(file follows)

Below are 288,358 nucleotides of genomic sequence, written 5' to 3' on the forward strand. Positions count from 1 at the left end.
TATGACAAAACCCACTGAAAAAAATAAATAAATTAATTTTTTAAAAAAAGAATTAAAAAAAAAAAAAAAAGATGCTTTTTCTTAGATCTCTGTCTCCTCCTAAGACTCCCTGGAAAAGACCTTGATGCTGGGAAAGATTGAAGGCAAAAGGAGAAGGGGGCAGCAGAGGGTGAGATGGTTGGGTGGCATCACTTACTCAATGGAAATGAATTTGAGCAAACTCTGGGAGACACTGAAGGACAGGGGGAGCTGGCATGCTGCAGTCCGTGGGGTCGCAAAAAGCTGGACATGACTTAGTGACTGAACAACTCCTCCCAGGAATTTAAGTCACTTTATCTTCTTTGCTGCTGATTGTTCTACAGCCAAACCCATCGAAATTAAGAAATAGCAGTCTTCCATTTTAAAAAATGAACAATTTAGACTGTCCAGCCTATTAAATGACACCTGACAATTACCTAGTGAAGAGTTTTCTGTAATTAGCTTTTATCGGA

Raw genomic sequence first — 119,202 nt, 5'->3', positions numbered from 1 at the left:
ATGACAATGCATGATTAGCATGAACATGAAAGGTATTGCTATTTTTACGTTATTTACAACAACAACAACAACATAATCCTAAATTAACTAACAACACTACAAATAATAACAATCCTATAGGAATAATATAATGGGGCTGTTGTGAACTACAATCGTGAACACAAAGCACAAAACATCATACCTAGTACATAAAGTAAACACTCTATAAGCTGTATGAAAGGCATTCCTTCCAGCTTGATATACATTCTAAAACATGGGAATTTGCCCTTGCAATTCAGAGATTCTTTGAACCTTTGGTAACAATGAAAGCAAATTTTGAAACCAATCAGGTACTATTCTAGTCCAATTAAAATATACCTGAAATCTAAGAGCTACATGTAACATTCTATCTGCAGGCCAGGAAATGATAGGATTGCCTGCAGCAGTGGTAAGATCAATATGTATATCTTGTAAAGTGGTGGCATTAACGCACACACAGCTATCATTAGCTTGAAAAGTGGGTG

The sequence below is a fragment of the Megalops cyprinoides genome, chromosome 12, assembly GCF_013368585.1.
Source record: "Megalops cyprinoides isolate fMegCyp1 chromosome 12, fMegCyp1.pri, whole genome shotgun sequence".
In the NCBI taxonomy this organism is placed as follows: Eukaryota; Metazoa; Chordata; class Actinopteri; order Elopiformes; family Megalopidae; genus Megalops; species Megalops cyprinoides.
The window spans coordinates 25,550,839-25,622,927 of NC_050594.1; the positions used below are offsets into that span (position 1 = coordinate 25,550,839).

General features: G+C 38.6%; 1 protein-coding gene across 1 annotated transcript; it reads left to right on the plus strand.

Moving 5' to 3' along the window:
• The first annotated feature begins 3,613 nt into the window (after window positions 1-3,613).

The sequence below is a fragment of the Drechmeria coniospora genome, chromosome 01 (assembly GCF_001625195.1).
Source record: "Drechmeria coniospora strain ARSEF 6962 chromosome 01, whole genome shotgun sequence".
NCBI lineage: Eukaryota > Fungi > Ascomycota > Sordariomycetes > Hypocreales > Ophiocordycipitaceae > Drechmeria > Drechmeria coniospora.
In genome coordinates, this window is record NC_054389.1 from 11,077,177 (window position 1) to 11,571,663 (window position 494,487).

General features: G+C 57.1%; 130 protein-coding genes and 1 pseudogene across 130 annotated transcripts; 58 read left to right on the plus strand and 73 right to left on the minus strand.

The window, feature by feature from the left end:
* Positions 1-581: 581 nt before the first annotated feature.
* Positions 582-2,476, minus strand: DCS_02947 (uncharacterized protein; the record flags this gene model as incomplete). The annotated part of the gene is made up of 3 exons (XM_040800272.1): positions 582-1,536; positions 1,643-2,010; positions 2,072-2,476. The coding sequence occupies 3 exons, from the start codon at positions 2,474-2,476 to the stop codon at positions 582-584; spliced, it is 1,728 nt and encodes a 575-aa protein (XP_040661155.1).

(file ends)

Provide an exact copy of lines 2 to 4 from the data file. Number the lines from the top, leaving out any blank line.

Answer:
TATGACAAAACCCACTGAAAAAAATAAATAAATTAATTTTTTAAAAAAAGAATTAAAAAAAAAAAAAAAAGATGCTTTTTCTTAGATCTCTGTCTCCTCCTAAGACTCCCTGGAAAAGACCTTGATGCTGGGAAAGATTGAAGGCAAAAGGAGAAGGGGGCAGCAGAGGGTGAGATGGTTGGGTGGCATCACTTACTCAATGGAAATGAATTTGAGCAAACTCTGGGAGACACTGAAGGACAGGGGGAGCTGGCATGCTGCAGTCCGTGGGGTCGCAAAAAGCTGGACATGACTTAGTGACTGAACAACTCCTCCCAGGAATTTAAGTCACTTTATCTTCTTTGCTGCTGATTGTTCTACAGCCAAACCCATCGAAATTAAGAAATAGCAGTCTTCCATTTTAAAAAATGAACAATTTAGACTGTCCAGCCTATTAAATGACACCTGACAATTACCTAGTGAAGAGTTTTCTGTAATTAGCTTTTATCGGA

Raw genomic sequence first — 119,202 nt, 5'->3', positions numbered from 1 at the left:
ATGACAATGCATGATTAGCATGAACATGAAAGGTATTGCTATTTTTACGTTATTTACAACAACAACAACAACATAATCCTAAATTAACTAACAACACTACAAATAATAACAATCCTATAGGAATAATATAATGGGGCTGTTGTGAACTACAATCGTGAACACAAAGCACAAAACATCATACCTAGTACATAAAGTAAACACTCTATAAGCTGTATGAAAGGCATTCCTTCCAGCTTGATATACATTCTAAAACATGGGAATTTGCCCTTGCAATTCAGAGATTCTTTGAACCTTTGGTAACAATGAAAGCAAATTTTGAAACCAATCAGGTACTATTCTAGTCCAATTAAAATATACCTGAAATCTAAGAGCTACATGTAACATTCTATCTGCAGGCCAGGAAATGATAGGATTGCCTGCAGCAGTGGTAAGATCAATATGTATATCTTGTAAAGTGGTGGCATTAACGCACACACAGCTATCATTAGCTTGAAAAGTGGGTG